30. I was volunteering for the campaign & had taken Election Day off to help in the final get-out-the-vote push. The Obama HQ was just 3 blocks down the road from my apartment, which made volunteering even easier than when I volunteered for Kerry back in ’04. Since that meant being at HQ by 9AM, I had to go to my poll and vote early. I got there by 7:15. The line stretched out the door, down the sidewalk, out through the parking lot, and over halfway up the block to the other end of the building. There must have been over 300 people in line ahead of me, but everyone was relaxed, respectful and mindful of our purpose. By 8:45, I still hadn’t crossed the threshhold, so I called HQ to let them know I’d be running a bit late. They said, “Just get here when you can.” I got my “I voted” sticker, headed out the door, and down the street to HQ, which was abuzz with the most infectious, positive energy I’ve experienced in well over 12 years. The excitement was palpable. We were sent out in canvassing teams to remind committed voters to get out and do so. By 11:30 AM, we’d had such a turnout of volunteers that we’d completely canvassed the KC metro area. After checking back in, one paid staffer told us that turnout this year exceeded the total turnout for ’04 by 40%. Wish I had the precise figures, but that was extremely encouraging. I did 2 more canvasses that day, then went over to my friend Michelle’s to watch returns with her and a group of her “tree-hugger” friends. When McCain conceded, we popped the champagne. Then we got a call from our friends Cary & Carl in Chicago. They were in Grant Park, awaiting Barack’s acceptance speech. By the time he’d finished, there wasn’t a dry eye in Michelle’s living room. YES WE DID! As I drove home, there were some impromptu fireworks going off over various neighborhoods. It was better than the 4th of July. As exhausted as I was, I still couldn’t get to sleep that night. What was even better were all the smiles on everyone’s faces the next day. We’ve finally shaken the monkey off our collective back. And I am no longer ashamed of my country.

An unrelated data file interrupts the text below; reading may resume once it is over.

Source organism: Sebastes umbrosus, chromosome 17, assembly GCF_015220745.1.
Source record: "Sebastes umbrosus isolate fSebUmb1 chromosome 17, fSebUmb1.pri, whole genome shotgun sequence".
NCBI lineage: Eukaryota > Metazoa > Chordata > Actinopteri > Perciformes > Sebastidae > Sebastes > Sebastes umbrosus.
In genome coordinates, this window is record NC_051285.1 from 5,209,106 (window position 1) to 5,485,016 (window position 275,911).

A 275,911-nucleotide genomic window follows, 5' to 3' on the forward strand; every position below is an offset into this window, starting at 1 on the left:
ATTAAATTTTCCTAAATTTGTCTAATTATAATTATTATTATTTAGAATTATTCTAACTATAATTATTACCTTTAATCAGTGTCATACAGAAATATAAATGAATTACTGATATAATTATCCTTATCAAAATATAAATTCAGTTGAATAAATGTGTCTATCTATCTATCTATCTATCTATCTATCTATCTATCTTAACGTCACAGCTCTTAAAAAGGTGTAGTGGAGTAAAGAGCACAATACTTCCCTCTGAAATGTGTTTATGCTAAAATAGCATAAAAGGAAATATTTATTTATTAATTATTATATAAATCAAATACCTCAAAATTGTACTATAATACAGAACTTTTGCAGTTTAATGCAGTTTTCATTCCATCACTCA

31. I went to vote early in the morning, hoping against hope, that the line wouldn’t be too long. Of course it was around the block at 5:50am!
    I went home and dithered and dallied, then at 3:30pm I decided I’d give it another try.
    I went out in the pouring rain at 3:45pm and I was the third person in. I voted and I was home by 4:00 pm! Huzzah!
    After the nightmare of the last 8 years, it’s as if we’ve finally woken up and it’s invigorating.

  32. Wish I could have voted, but hey, I’m French. Weird how the rest of the world wish they could have voted for Obama as well. Must admit it was the very first candidate I felt really enthusiastic about, and that’s including the various candidates I voted for in the elections of my own country (and as a side-information, I never voted for Sarkozy). Was very moved Obama made it. I feel reconciled with America.

  33. Being british my boyfriend and i didn’t get to vote. It sure felt like christmas eve we went to bed- the minute my alarm went off at 7am we jumped out of bed and switched on the BBC to see Obama’s speech bering broadcast. Tears did form in my eyes, for once the world felt just – a man in a position of power for the right reasons and a the vision for change.
    I felt proud, and hope britain is just as inspired.